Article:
Unpacking the Four Attachment Styles and What, Exactly, They Say about You

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Ever wonder why you feel the need to text your partner 20 times when they’re just out with friends, or why you always feel like bolting at the first sign of intimacy? Welcome to the world of attachment styles, y’all—your personal emotional blueprint that helps explain how you act in relationships, and why, for better or worse.

“Attachment theory sheds light on how humans form and maintain emotional bonds,” explains relationship and EMDR therapist Ashley Starwood, LCSW. Developed by psychologists John Bowlby and Mary Ainsworth in the ’50s, this theory centers on the profound impact of our earliest interactions. “It’s these initial connections with our parents or caregivers that set the stage for how we engage with others throughout our lives,” Starwood adds.

She explains that, from birth, we instinctively seek close bonds that offer security and comfort. Those early attachments developed during childhood shape our attachment style—be it secure, anxious, avoidant, or fearful-avoidant—and influence our later relationships.

“Understanding your attachment style is akin to decoding your personal love language. It’s a game-changer for unraveling your relational behaviors and the dynamics you gravitate towards,” says Morgan Anderson, PsyD, an attachment theory expert and author of Love Magnet.

Ready to dive deeper, heal some childhood wounds, and cultivate richer, healthier relationships? We’ve enlisted top therapists and relationship experts to unpack the four primary attachment styles, illustrate how they manifest daily, and help you identify your own. Let’s decode your love life, shall we?

How Are Attachment Styles Formed?

Attachment styles are developed through early childhood experiences. “Your parents’ ability to be attuned to your needs and be emotionally safe caregivers greatly impacts your ability to build secure attachment,” Anderson says. For example, caregivers who consistently and compassionately meet their child’s needs foster a sense of trust. “Conversely, inconsistent, neglectful, or even abusive caregiving can create feelings of insecurity, anxiety, or fear in the child,” adds Starwood.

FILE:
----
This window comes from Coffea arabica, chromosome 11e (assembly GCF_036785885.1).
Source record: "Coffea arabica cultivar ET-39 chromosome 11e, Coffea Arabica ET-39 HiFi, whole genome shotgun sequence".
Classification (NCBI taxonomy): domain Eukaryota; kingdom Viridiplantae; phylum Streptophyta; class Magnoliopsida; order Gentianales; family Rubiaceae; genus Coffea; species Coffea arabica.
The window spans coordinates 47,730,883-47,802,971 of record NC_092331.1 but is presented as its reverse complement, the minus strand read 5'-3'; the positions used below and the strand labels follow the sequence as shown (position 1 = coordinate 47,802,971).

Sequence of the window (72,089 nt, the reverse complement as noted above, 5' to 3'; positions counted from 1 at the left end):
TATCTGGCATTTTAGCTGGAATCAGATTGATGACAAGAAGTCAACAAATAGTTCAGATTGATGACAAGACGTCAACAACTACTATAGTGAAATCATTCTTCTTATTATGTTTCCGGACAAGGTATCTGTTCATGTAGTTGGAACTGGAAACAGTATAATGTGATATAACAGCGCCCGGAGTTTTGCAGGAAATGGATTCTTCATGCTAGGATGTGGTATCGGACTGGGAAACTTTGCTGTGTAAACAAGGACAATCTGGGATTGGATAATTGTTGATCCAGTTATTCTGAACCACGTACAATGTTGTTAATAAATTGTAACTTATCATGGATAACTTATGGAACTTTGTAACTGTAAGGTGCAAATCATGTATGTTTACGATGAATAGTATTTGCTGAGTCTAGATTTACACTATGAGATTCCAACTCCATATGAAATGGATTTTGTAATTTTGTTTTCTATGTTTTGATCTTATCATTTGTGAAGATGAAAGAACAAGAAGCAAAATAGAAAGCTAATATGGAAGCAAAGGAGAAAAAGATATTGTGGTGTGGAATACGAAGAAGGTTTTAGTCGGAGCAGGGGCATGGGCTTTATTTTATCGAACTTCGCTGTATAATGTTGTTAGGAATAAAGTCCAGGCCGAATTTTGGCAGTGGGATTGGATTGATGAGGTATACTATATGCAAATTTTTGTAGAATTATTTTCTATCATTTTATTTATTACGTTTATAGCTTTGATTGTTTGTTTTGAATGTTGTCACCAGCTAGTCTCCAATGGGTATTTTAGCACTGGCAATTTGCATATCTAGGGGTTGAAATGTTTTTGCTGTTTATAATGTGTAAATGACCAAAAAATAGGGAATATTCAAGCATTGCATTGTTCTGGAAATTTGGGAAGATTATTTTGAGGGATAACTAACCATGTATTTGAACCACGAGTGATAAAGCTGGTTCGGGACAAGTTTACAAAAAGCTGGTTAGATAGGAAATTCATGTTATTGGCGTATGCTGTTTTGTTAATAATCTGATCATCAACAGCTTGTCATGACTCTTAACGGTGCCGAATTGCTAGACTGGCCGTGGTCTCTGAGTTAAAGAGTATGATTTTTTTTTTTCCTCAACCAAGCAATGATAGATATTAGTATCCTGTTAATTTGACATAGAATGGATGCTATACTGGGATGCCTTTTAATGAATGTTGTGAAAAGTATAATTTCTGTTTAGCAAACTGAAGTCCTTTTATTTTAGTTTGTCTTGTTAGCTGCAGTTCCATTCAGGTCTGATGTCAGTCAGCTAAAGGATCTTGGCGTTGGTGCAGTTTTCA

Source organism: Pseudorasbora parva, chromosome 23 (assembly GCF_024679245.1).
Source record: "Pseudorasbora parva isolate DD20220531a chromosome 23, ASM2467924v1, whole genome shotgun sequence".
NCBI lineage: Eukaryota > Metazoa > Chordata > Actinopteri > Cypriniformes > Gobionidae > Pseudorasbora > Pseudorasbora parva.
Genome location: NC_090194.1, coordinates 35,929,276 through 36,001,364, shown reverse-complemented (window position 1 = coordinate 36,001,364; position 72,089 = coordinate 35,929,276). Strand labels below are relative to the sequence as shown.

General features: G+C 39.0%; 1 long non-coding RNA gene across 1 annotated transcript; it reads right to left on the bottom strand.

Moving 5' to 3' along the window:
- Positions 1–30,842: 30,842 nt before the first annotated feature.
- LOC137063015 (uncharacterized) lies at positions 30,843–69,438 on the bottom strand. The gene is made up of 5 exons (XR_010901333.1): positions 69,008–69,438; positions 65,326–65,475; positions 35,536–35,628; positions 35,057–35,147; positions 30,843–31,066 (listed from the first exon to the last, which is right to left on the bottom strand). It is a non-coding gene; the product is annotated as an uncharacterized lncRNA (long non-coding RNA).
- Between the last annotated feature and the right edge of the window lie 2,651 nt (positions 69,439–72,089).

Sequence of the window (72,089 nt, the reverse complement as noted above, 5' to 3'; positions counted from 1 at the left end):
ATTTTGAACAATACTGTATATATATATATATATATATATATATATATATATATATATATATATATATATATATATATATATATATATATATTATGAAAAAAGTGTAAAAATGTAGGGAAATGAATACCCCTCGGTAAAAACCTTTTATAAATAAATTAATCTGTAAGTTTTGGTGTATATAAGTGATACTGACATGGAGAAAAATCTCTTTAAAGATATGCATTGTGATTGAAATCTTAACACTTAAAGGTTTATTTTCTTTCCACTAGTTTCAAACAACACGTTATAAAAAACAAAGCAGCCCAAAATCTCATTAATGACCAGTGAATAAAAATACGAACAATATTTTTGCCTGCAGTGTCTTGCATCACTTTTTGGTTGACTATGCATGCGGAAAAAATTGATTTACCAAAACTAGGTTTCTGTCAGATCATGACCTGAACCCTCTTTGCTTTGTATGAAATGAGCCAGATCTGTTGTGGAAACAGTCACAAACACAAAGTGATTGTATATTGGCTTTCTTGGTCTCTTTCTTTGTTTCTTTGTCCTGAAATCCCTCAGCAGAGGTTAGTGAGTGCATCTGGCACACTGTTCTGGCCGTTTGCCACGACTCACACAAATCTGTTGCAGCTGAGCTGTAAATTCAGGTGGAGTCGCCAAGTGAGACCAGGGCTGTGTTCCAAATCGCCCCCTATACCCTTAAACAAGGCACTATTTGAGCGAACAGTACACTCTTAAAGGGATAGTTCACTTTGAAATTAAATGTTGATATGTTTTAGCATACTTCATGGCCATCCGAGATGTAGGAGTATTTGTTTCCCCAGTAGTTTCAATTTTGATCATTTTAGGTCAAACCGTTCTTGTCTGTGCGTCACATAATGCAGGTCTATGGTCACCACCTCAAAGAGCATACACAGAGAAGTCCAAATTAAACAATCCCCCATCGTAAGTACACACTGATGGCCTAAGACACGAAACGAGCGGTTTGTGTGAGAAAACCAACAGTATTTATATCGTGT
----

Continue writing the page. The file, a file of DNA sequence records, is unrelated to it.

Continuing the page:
Now, despite the fact that I’d loooove to blame my parents for all my issues, Anderson says early non-familial relationships can also play a key role in forming your attachment style. In fact according to eharmony’s September 2023 Dating Diaries report, “84 percent of Gen Z singles believe that past heartbreaks have made them ‘more cautious’ about relationships, and 72 percent say it made them ‘less trusting’ in relationships,” notes eharmony relationship expert Laurel House.

Additionally, you might find that you form more secure attachments with some people and are more anxious, avoidant, or even fear-avoidant with others. The attachment type of others can influence your own, as can current circumstances and feelings of self-worth.

The Four Attachment Styles

There are four main attachment styles: secure, anxious, avoidant, and fearful-avoidant. Read on to learn more about each, including what they look like and how they’re formed.

Secure Attachment

As the name suggests, a person with a secure attachment style feels just that—secure in forming and maintaining healthy relationships. Not only do people with the secure attachment style value closeness in their relationships, Anderson explains, but they also know how to set healthy boundaries and communicate their needs effectively. “In securely attached relationships, partners experience ‘interdependence,’ meaning they are able to practice self-soothing simultaneously and can also ask their partner for support and reassurance,” she says.

How it’s formed: Very simply, House says caregivers who are consistently present and responsive to their child’s needs within the first year of life (and beyond!) lead to secure attachments.

Anxious Attachment

While a person with an anxious attachment style might crave closeness with their partner, Starwood says they often harbor a deep-seated fear of abandonment and rejection. These are the ~waiting for the other shoe to drop~ kinda folks. They frequently seek a lot of reassurance from their partners yet struggle to internalize the reassurance when it is given.

“With anxious attachment, there is often coping through excessive communication, becoming a ‘chameleon’ in your relationships, passive expression of needs, and even codependency,” Anderson explains. “Unconsciously, the anxiously attached person is thinking, ‘I will do anything not to be abandoned.’”

How it’s formed: “Emotionally inconsistent and unpredictable caregivers contribute to creating adults with anxious relationships,” says House. Parents who are sometimes available and sometimes distant can lead to children (and eventually, adults) who are anxious about future connections.